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In Practice

Doctors could learn something about medical handoffs from the Navy

Mistakes commonly occur when a doctor goes off duty and transfers responsibility of a patient to another doctor. Handoffs are being studied and revamped to ensure continuity and consistency of communication and care.

April 18, 2011|By Rahul Parikh, Special to the Los Angeles Times

The reasons go on and on, but the tough question is how to make handoffs safe and effective. In their search for solutions, many patient-safety experts are looking for answers outside of healthcare.

At Kaiser Permanente, where I practice, Doug Bonacum, vice president of Safety Management, is tasked with making handoffs work. He's not a doctor himself — he's a nuclear engineer and former Navy submariner. He is trying to show that the techniques he learned in the military to communicate are the exact same ones doctors need to use during handoffs.

"When I set foot on a nuclear submarine fresh out of the Naval Academy, the very first thing I had to prove was that I could use the phone," he recalls. "That really surprised me, given that we had nuclear generators and weapons on this ship. But I wasn't allowed to do anything more until I had shown that I could receive, and read back, an order. If I couldn't, the officer on the line would say 'Wrong' and 'Repeat again' until I got it right."

Bonacum shared example after example of how care of the submarine was handed off during a change of shift. "I would sign out the issues and events that happened on my watch the same way each day," he says. "Anybody who assumed my post would do it the exact same way to their relief as well. In medicine, if I follow three different doctors around on three different days, I'll see three different ways of signing out patients."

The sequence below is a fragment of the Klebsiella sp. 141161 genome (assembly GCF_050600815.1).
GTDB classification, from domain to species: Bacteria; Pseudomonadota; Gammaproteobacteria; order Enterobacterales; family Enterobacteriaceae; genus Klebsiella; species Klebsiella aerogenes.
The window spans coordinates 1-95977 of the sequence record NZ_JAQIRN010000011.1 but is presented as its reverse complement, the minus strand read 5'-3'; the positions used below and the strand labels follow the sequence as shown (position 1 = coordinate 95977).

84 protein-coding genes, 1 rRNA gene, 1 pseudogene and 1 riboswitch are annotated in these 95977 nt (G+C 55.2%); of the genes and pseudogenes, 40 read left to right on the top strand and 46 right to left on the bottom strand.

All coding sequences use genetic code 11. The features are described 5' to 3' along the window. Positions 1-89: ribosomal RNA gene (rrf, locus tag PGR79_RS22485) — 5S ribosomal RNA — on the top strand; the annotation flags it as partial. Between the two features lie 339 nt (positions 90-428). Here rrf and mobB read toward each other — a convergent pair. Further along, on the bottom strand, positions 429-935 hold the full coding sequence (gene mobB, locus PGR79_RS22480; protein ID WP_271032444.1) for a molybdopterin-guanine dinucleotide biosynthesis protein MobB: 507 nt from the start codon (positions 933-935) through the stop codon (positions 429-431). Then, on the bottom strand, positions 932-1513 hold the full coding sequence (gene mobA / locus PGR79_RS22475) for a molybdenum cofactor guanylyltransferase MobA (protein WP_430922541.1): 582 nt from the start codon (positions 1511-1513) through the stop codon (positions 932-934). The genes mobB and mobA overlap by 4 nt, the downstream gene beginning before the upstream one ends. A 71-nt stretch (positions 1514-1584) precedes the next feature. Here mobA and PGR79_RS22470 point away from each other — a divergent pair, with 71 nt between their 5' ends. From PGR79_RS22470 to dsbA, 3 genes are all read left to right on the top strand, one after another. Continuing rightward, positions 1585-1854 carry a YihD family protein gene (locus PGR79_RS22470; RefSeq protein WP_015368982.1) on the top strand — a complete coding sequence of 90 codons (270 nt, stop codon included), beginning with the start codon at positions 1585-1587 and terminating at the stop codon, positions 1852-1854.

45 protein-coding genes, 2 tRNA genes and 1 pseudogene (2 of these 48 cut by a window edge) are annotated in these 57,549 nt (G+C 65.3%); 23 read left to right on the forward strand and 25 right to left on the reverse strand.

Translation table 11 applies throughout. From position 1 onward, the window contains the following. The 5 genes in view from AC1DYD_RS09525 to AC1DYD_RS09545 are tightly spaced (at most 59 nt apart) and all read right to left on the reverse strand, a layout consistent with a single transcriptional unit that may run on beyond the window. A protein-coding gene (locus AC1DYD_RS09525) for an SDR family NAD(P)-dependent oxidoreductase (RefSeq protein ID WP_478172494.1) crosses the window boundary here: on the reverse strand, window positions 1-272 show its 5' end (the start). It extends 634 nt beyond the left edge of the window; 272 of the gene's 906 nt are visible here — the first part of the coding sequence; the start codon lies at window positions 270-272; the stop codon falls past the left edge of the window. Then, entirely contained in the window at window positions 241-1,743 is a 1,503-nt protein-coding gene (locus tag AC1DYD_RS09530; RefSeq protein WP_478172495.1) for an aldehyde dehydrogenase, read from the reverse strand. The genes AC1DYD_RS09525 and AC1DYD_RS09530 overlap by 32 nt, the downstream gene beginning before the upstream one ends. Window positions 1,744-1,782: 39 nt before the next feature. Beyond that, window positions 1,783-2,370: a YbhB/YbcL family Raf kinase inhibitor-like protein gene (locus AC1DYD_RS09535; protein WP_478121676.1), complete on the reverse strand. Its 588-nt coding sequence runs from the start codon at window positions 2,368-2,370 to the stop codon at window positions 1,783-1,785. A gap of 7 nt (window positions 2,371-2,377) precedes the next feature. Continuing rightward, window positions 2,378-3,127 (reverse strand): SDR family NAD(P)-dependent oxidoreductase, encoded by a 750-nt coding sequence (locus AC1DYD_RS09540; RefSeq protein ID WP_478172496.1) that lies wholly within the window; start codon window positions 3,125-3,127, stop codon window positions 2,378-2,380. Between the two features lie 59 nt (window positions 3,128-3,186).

Doctors are also learning from aviation, where critical processes are handled using checklists. Checklists have already improved patient safety in intensive care units and operating rooms. Some centers have created handoff checklists too to ensure crucial items (such as a patient's code status) are never missed.

But there's more to be learned from the field. Another aviation technique — the "sterile cockpit" — requires that pilots refrain from nonessential activities during certain points during flight. It's designed to limit interruptions when the crew talks about critical issues related to the flight. In medicine, that would mean setting aside a quiet place for handoffs that are buffered from beepers, phones and other distractions.

We doctors could also learn a lot by just looking over our shoulder at nurses. Anybody trying to talk to a nurse during a shift change, be it a doctor, a family member or a patient, gets mildly reprimanded. Nurses are simply off-limits while they're handing off patients. At Kaiser, nurses have adopted another innovative technique: signing off at a patient's bedside so that patients and family members will hear the plan and have an opportunity to ask questions or correct something if it does not sound right.

Bonacum and Arora say they see generational differences in doctors' willingness to embrace better handoff techniques, which is a hopeful sign. Residents, who are increasingly required to have formal training in handoffs, are fast adopting new techniques. They seem to have the perspective that teams of people working together keep patients safe.

Yet for more seasoned doctors, there's inertia. Many consider advice or a mandate to do things one way every time — be it a handoff or something else, like using a checklist — as an insult to their intelligence and authority.

The sad thing is, they often feel a deep sense of personal responsibility for their patients, which leads them to blame themselves when things go wrong. Yet the very systems they bristle against could well prevent those errors to begin with.

Parikh is a physician and writer in the San Francisco Bay Area. He writes PopRx, a weekly column about medicine and culture, for

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